A humans desire to live is exceeded only by their willingness to die for another. Even god cannot equal this magnificent sacrifice. No god has the right to judge them.-first tenant of the Panotheust

Offline trdsf

Re: New here and trying to figure out things out
« Reply #7 on: September 04, 2019, 09:29:08 AM »
Since I'm posting by phone I can't do a long and considered post, so until I'm home and at my desktop, this ex-Catholic can relate, and welcomes you. :)
"My faith in the Constitution is whole, it is complete, it is total, and I am not going to sit here and be an idle spectator to the diminution, the subversion, the destruction of the Constitution." -- Barbara Jordan

Re: New here and trying to figure out things out
« Reply #8 on: September 04, 2019, 12:55:01 PM »
Sealioness, you don't have to "be" anything. Just be yourself and don't take any shit from anyone who says you have to "be" something.
We 'new atheists' have a reputation for being militant, but make no mistake  we didn't start this war. If you want to place blame put it on the the religious zealots who have been poisoning the minds of the  young for a long long time."
PZ Myers

Re: New here and trying to figure out things out
« Reply #9 on: September 04, 2019, 01:36:09 PM »
Hi SeaLioness! You've come to a good place to chat about these things. Many of us were brought up in religious circumstances, and we've come to realize that we don't need the hypothesis of God to explain the world or to relate to other people. I was a Southern Baptist myself, but after I read the Bible the first time I knew it wasn't the word of any God. It took a while for me to jettison my faith in what I'd been told to believe, but I did, and I didn't "lose my faith," instead I gained freedom from the fear of hell. Life is a lot more fun when the fear of hell isn't hanging over us like the sword of Damocles!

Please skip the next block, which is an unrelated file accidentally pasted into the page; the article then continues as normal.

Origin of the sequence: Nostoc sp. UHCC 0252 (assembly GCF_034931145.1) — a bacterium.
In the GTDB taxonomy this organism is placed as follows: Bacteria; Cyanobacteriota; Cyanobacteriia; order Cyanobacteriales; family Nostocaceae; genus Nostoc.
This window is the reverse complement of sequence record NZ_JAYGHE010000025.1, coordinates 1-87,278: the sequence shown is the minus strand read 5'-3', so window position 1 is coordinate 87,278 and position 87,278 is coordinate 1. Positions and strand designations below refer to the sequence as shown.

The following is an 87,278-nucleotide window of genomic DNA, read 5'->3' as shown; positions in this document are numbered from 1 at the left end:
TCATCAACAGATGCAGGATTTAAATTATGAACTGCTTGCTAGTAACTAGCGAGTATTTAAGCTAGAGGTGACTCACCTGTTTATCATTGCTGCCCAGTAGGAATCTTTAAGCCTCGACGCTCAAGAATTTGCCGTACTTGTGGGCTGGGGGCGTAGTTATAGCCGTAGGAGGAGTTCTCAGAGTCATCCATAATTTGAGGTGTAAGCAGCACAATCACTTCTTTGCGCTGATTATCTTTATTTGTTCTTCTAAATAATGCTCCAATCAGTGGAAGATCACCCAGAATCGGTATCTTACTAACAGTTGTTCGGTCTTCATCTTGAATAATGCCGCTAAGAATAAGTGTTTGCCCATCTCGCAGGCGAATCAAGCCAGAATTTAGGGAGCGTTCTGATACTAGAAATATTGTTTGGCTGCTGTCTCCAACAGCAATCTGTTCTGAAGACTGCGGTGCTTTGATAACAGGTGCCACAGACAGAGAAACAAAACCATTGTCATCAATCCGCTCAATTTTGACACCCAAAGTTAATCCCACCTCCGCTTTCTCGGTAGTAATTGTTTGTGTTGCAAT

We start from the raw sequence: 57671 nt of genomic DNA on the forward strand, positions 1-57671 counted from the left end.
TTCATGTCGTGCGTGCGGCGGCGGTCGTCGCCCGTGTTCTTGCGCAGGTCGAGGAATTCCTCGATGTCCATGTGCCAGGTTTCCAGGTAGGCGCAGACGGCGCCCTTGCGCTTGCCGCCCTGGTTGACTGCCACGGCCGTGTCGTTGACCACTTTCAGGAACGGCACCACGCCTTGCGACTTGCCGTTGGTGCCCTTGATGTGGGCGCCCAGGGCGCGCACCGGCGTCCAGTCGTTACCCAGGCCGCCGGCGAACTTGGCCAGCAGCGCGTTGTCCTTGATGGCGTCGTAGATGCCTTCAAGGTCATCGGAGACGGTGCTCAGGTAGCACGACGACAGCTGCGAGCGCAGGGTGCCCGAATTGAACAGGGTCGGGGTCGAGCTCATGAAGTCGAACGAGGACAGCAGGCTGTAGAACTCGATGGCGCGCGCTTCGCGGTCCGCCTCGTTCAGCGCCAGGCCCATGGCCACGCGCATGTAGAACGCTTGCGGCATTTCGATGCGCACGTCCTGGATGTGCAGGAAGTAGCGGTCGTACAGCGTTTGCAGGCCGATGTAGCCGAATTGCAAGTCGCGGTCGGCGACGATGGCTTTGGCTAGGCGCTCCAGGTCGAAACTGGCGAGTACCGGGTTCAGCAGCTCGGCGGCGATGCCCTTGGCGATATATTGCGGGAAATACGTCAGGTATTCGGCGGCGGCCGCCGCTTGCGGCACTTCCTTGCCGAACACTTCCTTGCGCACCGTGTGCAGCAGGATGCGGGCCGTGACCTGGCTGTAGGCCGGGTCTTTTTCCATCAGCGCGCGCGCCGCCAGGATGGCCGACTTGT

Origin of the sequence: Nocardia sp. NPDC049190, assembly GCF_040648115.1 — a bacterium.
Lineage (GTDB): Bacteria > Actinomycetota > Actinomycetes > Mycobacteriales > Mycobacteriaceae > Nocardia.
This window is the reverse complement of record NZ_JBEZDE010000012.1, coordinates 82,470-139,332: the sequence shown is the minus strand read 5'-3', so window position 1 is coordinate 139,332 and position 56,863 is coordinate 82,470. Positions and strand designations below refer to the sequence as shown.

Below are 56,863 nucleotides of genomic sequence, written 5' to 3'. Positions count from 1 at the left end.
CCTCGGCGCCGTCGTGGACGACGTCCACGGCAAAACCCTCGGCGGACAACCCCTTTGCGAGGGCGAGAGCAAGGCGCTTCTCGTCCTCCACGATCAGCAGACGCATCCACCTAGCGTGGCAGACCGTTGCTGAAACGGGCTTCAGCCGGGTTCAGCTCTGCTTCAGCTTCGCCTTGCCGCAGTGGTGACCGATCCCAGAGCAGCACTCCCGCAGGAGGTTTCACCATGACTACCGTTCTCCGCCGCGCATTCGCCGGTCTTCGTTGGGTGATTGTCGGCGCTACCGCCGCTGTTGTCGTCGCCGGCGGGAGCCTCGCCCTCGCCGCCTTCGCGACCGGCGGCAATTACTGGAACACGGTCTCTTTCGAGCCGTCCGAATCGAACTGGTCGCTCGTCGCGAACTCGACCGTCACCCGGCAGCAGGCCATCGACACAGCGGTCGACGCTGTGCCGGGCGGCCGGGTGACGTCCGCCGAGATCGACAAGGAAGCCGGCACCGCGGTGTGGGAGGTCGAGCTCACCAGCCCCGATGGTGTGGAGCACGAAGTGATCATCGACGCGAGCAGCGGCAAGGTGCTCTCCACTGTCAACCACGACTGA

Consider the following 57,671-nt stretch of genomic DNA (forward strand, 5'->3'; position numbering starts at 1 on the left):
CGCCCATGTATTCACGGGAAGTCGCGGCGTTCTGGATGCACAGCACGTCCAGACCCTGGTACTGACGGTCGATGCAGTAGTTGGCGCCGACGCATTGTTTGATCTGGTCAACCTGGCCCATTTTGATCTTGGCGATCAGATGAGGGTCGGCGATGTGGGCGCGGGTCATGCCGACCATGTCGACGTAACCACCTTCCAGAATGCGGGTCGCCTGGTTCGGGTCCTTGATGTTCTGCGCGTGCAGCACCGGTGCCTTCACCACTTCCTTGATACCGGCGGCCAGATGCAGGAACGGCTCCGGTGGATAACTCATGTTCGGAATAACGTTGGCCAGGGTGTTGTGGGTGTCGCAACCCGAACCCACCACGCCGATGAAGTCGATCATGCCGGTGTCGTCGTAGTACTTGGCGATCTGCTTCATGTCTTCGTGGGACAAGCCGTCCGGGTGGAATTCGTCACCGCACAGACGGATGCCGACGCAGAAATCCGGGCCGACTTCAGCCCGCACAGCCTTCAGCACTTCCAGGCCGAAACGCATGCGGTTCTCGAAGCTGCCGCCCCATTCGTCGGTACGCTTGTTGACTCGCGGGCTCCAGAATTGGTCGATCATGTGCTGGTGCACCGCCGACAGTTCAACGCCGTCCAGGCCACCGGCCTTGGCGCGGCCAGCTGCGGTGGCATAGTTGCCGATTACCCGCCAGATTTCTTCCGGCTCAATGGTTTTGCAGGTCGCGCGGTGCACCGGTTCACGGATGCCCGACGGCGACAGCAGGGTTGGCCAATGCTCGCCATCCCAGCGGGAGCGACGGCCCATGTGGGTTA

There's nearly always someone hear to chat with, so any time you feel like discussing something, we'll be here for you. I hope you can have as much fun here as I do, this is a wonderful group of rascals! :-)
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“Let others pride themselves about how many pages they have written; I'd rather boast about the ones I've read.”
― Jorge Luis Borges

Offline SGOS

Re: New here and trying to figure out things out
« Reply #10 on: September 04, 2019, 04:48:46 PM »
I was indoctrinated into religion by my family, which was Lutheran.  My grandmother who lived with us was a Hell Fire and Brimstone Baptist.  She was the biggest religious influence on my life because of her nightmarish descriptions of divine punishment for rather small offensives that me as a three year old was not capable of avoiding.  Religion started early in my life.  But even at a young age, I was bothered by the fact that when I prayed, there never seemed to be anyone at the other end of the prayers.  My prayers were usually unanswered, and when things worked out well, it was random and haphazzard... like you would expect from chance alone.  There was also the problem that I could not see, hear, or touch the mightiest entity in the universe, an entity that wanted me to love him, but refused to make himself known.